What Will Retail Technology Look Like in 2015?
In one of the most entertaining and enlightening sessions at this year’s TOPSS event, two of the industry’s true research luminaries squared off in one-minute rounds to each give an opinion of what retail technology in 2015 will look like and provide to retailing. TOPSS is the Technology & Operations Store Summit produced by Chain Store Age and Retail Technology Quarterly. It was held in October in Las Vegas.
The two industry analysts were Greg Buzek, president, IHL Consulting, and Jeff Roster, research VP, Global Industries, Retail, Gartner. The moderator, or in this case hostess, of the tag-team debate, was Cathy Hotka, IT/relationship diva, Cathy Hotka & Associates. Herewith a sampling:
Hotka: POS was a cash drawer in the 1970s. What will it be in 2015?
Buzek: POS is undergoing major changes because of broadband access, the need and ability for inventory visibility, customers ordering online, returns and pick-up in the store and also the movement toward an ASP (application service provider) model.
Roster: Technology in the store is all moving toward integration and more and more savvy customers. You will need to have totally integrated POS technology and the ability for associates to access information to be successful in 2015 if not sooner.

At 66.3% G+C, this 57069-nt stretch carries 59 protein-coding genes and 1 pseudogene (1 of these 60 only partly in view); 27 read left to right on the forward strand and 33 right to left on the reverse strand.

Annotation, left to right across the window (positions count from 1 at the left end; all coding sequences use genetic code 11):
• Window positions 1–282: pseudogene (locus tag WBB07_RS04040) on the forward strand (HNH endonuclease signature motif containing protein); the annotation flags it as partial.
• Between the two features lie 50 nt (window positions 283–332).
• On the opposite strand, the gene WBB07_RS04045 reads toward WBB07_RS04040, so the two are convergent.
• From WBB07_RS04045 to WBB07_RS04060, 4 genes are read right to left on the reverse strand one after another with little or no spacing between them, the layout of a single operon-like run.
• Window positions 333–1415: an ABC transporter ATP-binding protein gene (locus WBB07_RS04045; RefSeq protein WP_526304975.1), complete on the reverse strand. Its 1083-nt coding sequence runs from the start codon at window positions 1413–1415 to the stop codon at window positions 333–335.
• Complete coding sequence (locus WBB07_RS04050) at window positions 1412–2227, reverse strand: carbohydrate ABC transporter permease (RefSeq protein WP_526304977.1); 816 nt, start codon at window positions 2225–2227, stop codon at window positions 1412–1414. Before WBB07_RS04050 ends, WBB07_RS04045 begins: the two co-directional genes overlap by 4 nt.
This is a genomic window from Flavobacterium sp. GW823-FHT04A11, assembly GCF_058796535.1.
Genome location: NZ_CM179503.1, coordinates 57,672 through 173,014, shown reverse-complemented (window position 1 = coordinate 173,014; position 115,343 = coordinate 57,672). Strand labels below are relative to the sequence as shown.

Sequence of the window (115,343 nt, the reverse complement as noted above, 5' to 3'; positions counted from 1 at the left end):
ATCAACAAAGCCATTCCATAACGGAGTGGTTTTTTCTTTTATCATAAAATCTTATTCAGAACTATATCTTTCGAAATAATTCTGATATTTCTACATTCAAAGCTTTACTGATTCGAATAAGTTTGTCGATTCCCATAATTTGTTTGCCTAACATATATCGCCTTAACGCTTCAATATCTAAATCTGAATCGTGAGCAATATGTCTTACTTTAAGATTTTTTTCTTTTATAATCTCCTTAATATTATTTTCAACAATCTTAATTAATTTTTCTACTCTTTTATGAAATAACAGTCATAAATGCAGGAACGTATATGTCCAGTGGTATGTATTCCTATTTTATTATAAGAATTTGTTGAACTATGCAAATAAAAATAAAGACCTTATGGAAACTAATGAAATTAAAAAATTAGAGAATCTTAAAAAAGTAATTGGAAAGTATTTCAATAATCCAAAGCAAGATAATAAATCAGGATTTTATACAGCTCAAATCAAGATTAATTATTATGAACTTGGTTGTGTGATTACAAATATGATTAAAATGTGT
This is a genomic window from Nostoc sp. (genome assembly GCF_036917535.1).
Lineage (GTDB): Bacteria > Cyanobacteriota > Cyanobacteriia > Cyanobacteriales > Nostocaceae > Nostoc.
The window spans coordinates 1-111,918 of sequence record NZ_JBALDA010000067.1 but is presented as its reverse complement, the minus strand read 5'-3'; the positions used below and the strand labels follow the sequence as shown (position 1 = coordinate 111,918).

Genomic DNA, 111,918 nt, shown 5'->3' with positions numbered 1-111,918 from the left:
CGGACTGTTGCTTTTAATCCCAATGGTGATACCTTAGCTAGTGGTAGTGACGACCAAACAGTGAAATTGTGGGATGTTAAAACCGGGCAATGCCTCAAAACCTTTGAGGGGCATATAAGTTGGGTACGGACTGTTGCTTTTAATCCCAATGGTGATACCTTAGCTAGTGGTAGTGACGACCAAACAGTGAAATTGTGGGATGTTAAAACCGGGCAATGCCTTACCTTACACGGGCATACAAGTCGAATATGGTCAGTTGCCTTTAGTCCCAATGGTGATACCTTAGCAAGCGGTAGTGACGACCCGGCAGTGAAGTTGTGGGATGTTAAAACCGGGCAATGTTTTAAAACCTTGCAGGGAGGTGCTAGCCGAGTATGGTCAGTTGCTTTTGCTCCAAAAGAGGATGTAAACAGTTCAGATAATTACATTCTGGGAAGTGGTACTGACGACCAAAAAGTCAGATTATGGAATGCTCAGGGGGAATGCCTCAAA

Hotka: Personalized marketing?
Roster: REI, Cabelas, Best Buy will work even more on this. They are looking for new opportunities for personalized interaction. But it better be carefully done, gentle and not too frequent, or you risk alienating the customer. But it is not going away, that’s for sure.
Buzek: I think retailers have to be very careful about this. You send the wrong message to the wrong person once and you can cause some serious problems. It has happened already.
Hotka: Wi-Fi and Wi-Max?
Buzek: I am a big fan. Better broadband access is incredibly important and is one of the true disruptive technologies.
Roster: Broadband is the heart and soul of applications, and anything that speeds it up or helps in that way is going to be useful.
Hotka: Markdown optimization?
Roster: One of the fun technologies that is now actually fairly well-adopted in retail. Wall Street loves it. Wall Street is now frequently asking CEOs about it. It is only going to increase in adoption rate year after year.
Buzek: Markdown optimization is the quickest technology I have ever seen adopted in retail. It has happened in just three years vs. kiosks that have been around for 20 years and still do not have their right place.
Hotka: Workforce optimization?
Roster: Another optimization, another good technology that optimizes work schedules and just does everything right. But retailers have to be doing it right. They need to have solid work rules in place.
Buzek: Workforce management and inventory are two of the biggest areas that can deliver a huge difference in cutting costs. Sobey’s system for running work-force-management optimization is almost as big as an ERP system. It is extremely complex.